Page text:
History of LFL
Having practiced as a state prosecutor and a criminal defense attorney for more than twelve years, Lucas Fleming is reminded daily of the growing epidemic of teens and young adults in the criminal justice system. When he began examining the problem further in search of a remedy, he found a direct correlation between illiteracy and crime.
According to the U.S. Department of Justice, a staggering 85 percent of children and teens in the juvenile system have below-average reading and comprehension skills. Fleming discovered also that in Florida, third grade is the first level that children can fail the FSA (the Florida Standards Assessments exam), a statewide, mandatory exam that children in grades 3-11 must pass each year in order to be promoted to the next grade level). He also found that children who fail a grade are more likely to drop out of school and less likely to succeed in general, as evidenced by a National Literacy Trust study suggesting that children’s level of ability at the age of seven is “a good predictor of their future level of achievement.”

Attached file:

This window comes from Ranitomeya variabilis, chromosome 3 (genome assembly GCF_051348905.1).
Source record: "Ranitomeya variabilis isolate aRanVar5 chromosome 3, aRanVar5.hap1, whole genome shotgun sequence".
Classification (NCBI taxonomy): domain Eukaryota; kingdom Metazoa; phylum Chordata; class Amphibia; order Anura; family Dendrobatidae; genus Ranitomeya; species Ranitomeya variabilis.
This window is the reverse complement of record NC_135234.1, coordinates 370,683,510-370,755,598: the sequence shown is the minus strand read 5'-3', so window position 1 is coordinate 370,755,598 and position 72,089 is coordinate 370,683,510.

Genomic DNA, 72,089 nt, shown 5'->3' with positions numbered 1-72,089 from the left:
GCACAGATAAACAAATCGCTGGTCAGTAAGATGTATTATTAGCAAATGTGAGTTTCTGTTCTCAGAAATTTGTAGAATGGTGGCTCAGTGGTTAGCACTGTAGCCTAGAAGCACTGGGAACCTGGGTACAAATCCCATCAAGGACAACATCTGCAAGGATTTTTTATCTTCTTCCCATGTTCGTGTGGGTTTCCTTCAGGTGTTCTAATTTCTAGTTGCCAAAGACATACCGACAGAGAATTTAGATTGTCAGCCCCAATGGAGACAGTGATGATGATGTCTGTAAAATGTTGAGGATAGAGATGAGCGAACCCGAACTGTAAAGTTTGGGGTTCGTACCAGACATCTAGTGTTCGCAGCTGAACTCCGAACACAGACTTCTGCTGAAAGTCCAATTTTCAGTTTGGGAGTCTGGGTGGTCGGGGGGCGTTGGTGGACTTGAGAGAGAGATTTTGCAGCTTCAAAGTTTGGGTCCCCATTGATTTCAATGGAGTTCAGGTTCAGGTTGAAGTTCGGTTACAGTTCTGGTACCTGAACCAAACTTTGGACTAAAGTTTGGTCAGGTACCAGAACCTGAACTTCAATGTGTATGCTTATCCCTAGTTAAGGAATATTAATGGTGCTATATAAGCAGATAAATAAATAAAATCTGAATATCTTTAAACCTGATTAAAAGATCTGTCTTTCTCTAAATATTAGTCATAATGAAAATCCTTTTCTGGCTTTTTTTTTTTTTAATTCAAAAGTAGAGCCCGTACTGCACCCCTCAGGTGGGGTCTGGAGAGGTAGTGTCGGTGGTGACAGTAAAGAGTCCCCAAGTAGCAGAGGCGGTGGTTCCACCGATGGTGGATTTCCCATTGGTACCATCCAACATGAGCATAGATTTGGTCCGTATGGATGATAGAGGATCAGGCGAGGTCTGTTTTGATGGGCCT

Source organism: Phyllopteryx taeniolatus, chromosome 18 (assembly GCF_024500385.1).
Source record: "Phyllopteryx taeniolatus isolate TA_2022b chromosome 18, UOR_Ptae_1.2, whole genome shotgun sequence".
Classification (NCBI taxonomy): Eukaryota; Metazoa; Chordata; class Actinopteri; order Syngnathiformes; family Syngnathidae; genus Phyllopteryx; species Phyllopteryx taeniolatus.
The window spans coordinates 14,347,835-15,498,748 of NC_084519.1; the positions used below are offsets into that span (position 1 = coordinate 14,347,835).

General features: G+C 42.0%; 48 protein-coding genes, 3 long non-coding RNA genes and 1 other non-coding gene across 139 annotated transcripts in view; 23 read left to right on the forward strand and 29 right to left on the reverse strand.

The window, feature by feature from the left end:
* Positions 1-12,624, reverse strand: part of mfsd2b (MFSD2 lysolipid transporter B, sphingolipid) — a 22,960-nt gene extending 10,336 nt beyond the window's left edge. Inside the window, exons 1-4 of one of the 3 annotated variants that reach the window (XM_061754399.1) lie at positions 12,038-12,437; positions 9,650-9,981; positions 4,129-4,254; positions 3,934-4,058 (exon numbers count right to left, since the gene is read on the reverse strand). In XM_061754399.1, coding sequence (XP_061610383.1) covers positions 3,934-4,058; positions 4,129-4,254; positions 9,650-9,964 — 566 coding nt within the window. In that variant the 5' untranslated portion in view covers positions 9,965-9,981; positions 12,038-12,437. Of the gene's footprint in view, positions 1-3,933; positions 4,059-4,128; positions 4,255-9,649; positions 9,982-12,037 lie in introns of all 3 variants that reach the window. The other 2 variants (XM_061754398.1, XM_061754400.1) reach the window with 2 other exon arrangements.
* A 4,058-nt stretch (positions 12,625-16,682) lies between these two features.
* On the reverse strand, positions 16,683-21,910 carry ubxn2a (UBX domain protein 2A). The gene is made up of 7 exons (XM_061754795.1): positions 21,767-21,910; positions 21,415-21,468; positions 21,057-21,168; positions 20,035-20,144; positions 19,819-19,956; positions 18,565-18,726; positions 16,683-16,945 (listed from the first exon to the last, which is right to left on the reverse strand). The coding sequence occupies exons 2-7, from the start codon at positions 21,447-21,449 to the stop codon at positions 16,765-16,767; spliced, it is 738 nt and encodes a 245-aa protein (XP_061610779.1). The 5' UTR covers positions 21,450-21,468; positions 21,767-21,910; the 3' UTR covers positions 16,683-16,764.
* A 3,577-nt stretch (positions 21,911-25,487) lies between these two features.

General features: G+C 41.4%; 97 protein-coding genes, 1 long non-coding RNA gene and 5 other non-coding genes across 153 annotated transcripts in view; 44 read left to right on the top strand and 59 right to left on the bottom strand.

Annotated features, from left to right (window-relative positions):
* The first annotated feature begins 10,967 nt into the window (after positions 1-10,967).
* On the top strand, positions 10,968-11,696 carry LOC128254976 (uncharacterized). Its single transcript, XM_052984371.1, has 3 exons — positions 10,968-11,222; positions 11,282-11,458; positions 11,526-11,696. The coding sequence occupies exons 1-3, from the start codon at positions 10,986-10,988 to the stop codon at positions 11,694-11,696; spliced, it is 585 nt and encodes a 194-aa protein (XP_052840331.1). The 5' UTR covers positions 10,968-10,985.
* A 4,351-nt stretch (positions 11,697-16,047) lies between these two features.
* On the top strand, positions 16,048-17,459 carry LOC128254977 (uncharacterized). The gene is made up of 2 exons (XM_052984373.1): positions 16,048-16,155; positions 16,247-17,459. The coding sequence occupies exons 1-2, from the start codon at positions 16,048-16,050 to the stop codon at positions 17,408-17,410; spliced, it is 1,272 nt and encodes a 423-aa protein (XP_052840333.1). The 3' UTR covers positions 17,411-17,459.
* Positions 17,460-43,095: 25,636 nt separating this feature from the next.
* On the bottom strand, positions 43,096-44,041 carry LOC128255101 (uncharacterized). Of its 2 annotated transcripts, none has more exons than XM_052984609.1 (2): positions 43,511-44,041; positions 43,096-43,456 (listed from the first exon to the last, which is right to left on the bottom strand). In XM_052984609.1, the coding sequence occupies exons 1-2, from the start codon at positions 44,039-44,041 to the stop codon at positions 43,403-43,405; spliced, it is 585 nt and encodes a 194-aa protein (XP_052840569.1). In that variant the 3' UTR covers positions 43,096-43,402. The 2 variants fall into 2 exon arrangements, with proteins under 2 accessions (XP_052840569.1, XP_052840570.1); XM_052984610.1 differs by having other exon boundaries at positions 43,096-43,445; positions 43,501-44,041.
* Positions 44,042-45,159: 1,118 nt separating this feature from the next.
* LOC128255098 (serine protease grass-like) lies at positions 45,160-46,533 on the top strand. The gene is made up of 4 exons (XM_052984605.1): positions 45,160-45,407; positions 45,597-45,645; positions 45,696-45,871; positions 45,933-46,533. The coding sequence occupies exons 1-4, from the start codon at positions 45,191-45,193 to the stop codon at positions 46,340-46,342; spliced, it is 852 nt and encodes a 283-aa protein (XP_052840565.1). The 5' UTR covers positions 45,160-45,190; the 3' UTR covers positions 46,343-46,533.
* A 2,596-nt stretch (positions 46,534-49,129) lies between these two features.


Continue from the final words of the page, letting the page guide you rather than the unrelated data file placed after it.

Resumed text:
In light of these statistics, Fleming recognized that early intervention and support could prevent at-risk children from falling into the void of the juvenile system. As such, he sought a way for local legal professionals to assist children struggling to keep up with their grade’s reading level. The result was Lawyers for Literacy, a non-profit organization that enlists volunteers to work with third-grade children to prepare them for the reading portion of the FSA state language arts/reading exam by increasing their reading proficiency, speed, and comprehension. Since its inception in 2003, the Lawyers for Literacy reading program has expanded to 20 schools in Pinellas and Hillsborough Counties, and it has been very well-received by students, teachers, and administrators.
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